Optimized content still needs to be promoted properly, though. Managing cross-channel promotions to drive engagement can be a significant task. Content AI tools like Cortex simplify your decision-making process by making recommendations about the content you’re promoting on social media.
Cortex helps you create content that encourages people to take action. The software suggests colors, hashtags, keywords, images and then schedules posts at the perfect date and time to reach your audience. It’s estimated that these recommendations save marketers 8.5 hours a week—a whole workday.
Still, others are using AI to actually create content in addition to using it for analysis and predictive insights.
Right now, Narrative Science is leading the pack with its natural language generation (NLG) tool, Quill. According to Narrative Science, it is “…humanizing data like never before, with technology that interprets your data, then transforms it into Intelligent Narratives at unprecedented speed and scale.”
So far, financial businesses have been Quill’s biggest market because it can create 10-plus page financial reports in a very short amount of time. But it also counts brands like Groupon, Forbes and USAA among its clients.
Even respected journalism outlets are using AI content creation to bolster their production. The Washington Post created a proprietary AI content creation system called Heliograf. It can churn out simple stories like sports recaps and social media posts. During the 2016 Summer Olympics, it created around 300 articles and alerts to aid the Post’s coverage.
The Associated Press is using Automated Insights’ Wordsmith to increase its output of corporate earnings reports. After implementing artificial intelligence NLG, stories on corporate earnings reports increased 12 times.
That being said, Wordsmith still requires a lot of human interaction for its NLG algorithm to work. First, data is added to the software and then you write or choose a template for the story. Next, there’s a preview of the NLG story. Finally, you can hit publish.
NLG is primarily restricted to simple, data-driven stories, but there’s clearly a market. Brands in 50 different industries used Wordsmith to create more than 1.5 billion articles and reports in 2017. For now, content creators can rest easy knowing humans are still needed for more creative pieces and to provide greater context to articles.
As you can see, there are already endless ways to utilize content AI. It’s sure to keep evolving going forward, and marketers will need to keep up with change—and the resulting implications.
Are you interested in learning more about how AI is revolutionizing content marketing? We partnered with Mike Kaput of the Marketing Artificial Intelligence Institute for a webinar you don’t want to miss. Watch the recording here.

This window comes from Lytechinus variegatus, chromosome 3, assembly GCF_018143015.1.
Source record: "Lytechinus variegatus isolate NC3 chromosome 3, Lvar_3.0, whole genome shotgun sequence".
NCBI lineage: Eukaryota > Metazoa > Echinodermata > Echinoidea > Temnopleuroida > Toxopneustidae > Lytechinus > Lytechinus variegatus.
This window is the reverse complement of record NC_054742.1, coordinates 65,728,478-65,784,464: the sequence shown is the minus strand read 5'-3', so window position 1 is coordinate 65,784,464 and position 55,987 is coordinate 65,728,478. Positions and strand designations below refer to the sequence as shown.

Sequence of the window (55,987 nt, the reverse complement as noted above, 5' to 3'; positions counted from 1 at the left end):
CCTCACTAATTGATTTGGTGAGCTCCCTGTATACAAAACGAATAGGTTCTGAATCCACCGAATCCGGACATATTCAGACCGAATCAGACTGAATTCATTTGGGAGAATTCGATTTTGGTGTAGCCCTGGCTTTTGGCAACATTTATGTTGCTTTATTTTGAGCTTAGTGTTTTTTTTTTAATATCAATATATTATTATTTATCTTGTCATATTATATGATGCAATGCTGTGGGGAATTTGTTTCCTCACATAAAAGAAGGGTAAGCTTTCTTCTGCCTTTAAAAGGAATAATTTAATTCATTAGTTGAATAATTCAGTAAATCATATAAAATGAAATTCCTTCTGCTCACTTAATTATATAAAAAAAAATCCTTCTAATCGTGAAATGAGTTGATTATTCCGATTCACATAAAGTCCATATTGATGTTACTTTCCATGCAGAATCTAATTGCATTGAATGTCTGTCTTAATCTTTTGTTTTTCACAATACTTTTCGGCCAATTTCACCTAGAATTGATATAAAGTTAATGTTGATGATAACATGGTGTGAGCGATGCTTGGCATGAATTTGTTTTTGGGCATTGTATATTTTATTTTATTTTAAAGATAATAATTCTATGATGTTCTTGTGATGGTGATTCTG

What’s next and how will it affect content marketing?
What the future holds always takes a bit of speculation, and sometimes our visions for what’s next are closer to the mark than others. For instance, sci-fi creators and tech enthusiasts predicted things that sounded much like the internet and mobile phones we know today. But we still aren’t headed for a four-hour workday in personal jetpacks.
Right now, one of the frontiers ripe for innovation is voice artificial intelligence, like Amazon’s Alexa and Apple’s Siri. More people are trading talking for typing, and thus brands will have to reckon with that. Expect to see more brands incorporating voice into their digital experiences. This could take the form of voice notifications, instant customer service solutions and personalized recommendations for content or eCommerce.
Similarly, virtual reality (VR) and augmented reality (AR) are likely to become more prevalent in the future, and they’re on a “crash course” with AI according to Adweek. AR apps are already available on mobile phones (Pokemon GO anyone?), and industry experts expect them to become a common feature.
“In two years it’s going to become second nature to hold your phone up to a billboard and expect it to give you more information, or to roll your phone over an orange to see what citrus grove it came from,” Fred Schonenberg, CEO of VentureFuel, told Adweek.
And if you think marketing is personal now, wait until immersive VR and AR environments are the norm. Right now, heat-mapping and eye-tracking technology can illustrate generally what caught someone’s attention. But with more immersive experiences, it will become even more granular.
Another interesting path forward is meta AI analytics. Even now, it wouldn’t be unusual for a marketing department to use more than one AI analytics tool. This year and beyond, marketers will only be more spoiled for choice on tools, data sources and analytics packages. Making sense of all the insights gleaned from these sources isn’t easy.
This opens the door for “analytics on analytics,” or “meta-analysis.” AI will be used to look at the insights and data from all of your tools and platforms to recognize new patterns. This would give your marketing team a broad, integrated view of everything you’re doing.
Something else to consider regarding analytics is the amount of time that will be saved. Predictive and prescriptive AI, tools that can either make decisions or give tailored recommendations and insights, will make it easier to automate simple tasks and make decisions, freeing up the time senior staff members.
More attention can then be spent on creative marketing projects, which will, theoretically, improve the general quality of your content. Plus, more time can be spent on the human aspects of marketing like communicating with customers and clients.
When you consider the combined implications of voice AI, VR and AR, the synthesization of big data and time savings, it adds up to a truly personalized experience for consumers. If used properly together, marketers could do away with—or at least reduce—broadcasting general marketing messaging that have little value to individuals.
Find out how you can use AI to strengthen your brand messaging!
To get to that point, though, marketers need to realize that we’re at a turning point. AI will continue to become more sophisticated, and unlocking its power has the potential to totally reshape how marketers and consumers interact.
So, will you take a step forward, or stay where you are?
Are you using AI in your content marketing yet? Let us know in the comments! Download our free eBook the Brand Publishing Roadmap to find out how you can turn your brand into a full-fledged media property!